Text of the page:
In his book The Alchemy of Happiness, the 11th century philosopher Abu Hamid Al Ghazali wrote: "He who knows himself is truly happy". The pursuit of happiness and self-knowledge are linked.
Last week Dubai Government published the 2019 results of its Government Employee Happiness Index. This annual survey, in its fifteenth year, seeks to quantify the contentment of government workers across the emirate. The survey assesses job satisfaction, job loyalty, positivity and functional harmony – all critical indicators of employee happiness and subjective well-being.
This year the happiest employees in Dubai reportedly work at the Dubai Statistics Centre, closely followed by those at Dubai Public Prosecution and then at Dubai Police. The report also mentions the departments scoring the lowest on the employee happiness index.
This is not done in a name-and-shame or punitive manner, but rather in a healthy spirit, identifying actions for improvement and emphasising the need for that action. Dubai Government has set the goal of creating "the world's happiest work environment".
During the course of a lifetime, the average person will spend 90,000 hours at work. That is the figure arrived at by Jessica Pryce-Jones in her book, Happiness at Work. If we are to spend so much of our lives on the job, we need to get it right and be satisfied.
If it matters, measure it. This is what the Dubai Government is doing because workplace happiness matters. A wealth of research indicates that employee well-being is associated with increased productivity, creativity, lower rates of sickness, absence and less presenteeism – that is, being present at work for more hours than required.
In a review of the research on this topic published in Occupational Medicine, the authors of Well-being–absenteeism, presenteeism, costs and challenges, Cary Cooper and Philip Dewe, both professors of organisational psychology, concluded that workplace well-being interventions make good business sense. With such reviews being written, it is hardly surprising that over the last decade the number of sessions devoted to well-being at the World Economic Forum meetings has doubled.
Taken to an extreme, dissatisfaction at work and employee dysphoria – or unease – can lead to organisational sabotage. Rather than being cheerleaders for the organisation, employees can become its most fierce and vocal critics. None of this is good for business or customer satisfaction.
Beyond productivity, efficiency and economic considerations, focusing on employee happiness is simply the right thing to do. It is a moral question. Knowingly making employees unhappy or not caring about their well-being may be cruel but is hardly unusual.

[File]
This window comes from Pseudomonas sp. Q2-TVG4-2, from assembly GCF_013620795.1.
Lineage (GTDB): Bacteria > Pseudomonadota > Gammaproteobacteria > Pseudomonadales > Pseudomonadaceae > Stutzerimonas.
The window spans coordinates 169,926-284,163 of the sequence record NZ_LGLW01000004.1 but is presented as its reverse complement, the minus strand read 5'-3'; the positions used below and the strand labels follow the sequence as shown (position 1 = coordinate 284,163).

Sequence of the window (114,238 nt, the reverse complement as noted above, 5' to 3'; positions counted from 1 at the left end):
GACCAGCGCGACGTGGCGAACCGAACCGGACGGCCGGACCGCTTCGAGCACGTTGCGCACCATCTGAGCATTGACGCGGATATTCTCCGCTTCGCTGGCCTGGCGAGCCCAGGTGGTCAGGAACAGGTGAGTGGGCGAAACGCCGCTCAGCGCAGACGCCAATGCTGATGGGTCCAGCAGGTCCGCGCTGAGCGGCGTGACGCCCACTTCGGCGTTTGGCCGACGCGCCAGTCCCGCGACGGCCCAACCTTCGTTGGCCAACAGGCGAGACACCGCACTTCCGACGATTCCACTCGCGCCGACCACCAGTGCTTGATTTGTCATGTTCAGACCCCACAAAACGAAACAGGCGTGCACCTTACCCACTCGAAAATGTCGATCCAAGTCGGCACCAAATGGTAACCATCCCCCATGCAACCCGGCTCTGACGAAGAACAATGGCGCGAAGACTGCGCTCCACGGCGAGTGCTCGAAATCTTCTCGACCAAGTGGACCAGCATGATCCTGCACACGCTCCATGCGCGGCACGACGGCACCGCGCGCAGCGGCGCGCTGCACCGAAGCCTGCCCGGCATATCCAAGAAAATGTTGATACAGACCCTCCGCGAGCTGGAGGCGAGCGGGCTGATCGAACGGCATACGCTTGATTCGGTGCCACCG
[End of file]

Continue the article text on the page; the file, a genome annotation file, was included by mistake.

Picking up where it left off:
Sadly, fear, shame and other outdated intimidation tactics are still used to lead teams. In this day and age, the "strongman" leadership style tends to result in the haemorrhaging of talent and the cultivation of sycophantic, self-serving cronyism.
The Dubai government survey and the transparent sharing of results go some way towards safeguarding the well-being of employees and promoting organisational excellence. At the very least, such surveys may occasionally lead to the removal of factors and in some cases, people, that contribute to toxic work environments.
I recently dealt with a Dubai government department (Dubai Business Events and City Operations) as we hope to bid to host an international psychology conference. The person I dealt with was highly motivated, positive, supportive and solution-focused. For me, these are the attributes of a person who is happy in their work. Such happiness is infectious and it leaves customers – in this case, me – feeling equally positive.
I admit, my sample of one employee is hardly representative but it illustrates the impact happy employees can have on customers. This is something I suspect many people have experienced at some point. Just as we cannot generalise employee happiness based on a single encounter, we cannot accurately measure happiness at the workplace with self-report surveys, even if we administer them to thousands of employees.
Hedonometry, the scientific measurement of happiness, has a long history going back to British philosopher Jeremy Bentham. For Bentham, the best we could hope to measure were proxies of happiness – things people do and say when they feel happy. The behavioural self-report survey, measuring proxies of happiness, is still going strong. Common proxies or stand-ins for workplace happiness include measures of job satisfaction, organisational commitment and task engagement.
Such surveys, of course, have their limitations. We have to consider the non-responders and the fact that a seemingly high average score of an organisation can mask deep inequalities in happiness experiences between employees who are at different levels or in different teams. Yes, senior managers may love it, but some folks at lower grades may have good reason to hate every working minute or every working day. Another nuance that needs to be considered is culture. We know from intercultural research that frequency and preference of emotional expression – joy, serenity, euphoria, anger – vary across work cultures.
Self-report surveys are not perfect but they are a good start; blunt and imprecise but far better than effortless ignorance. Fancy futuristic methods based on advances in neuroscience, data science, emotion detection and big data are on the way. In a few years, these additional data sources may be combined or 'triangulated' to give us a more accurate picture of employee satisfaction.
The first step towards happier organisations is knowing what people are happy and unhappy about. Only the organisation that knows itself can be truly happy.
Justin Thomas is a professor of psychology at Zayed University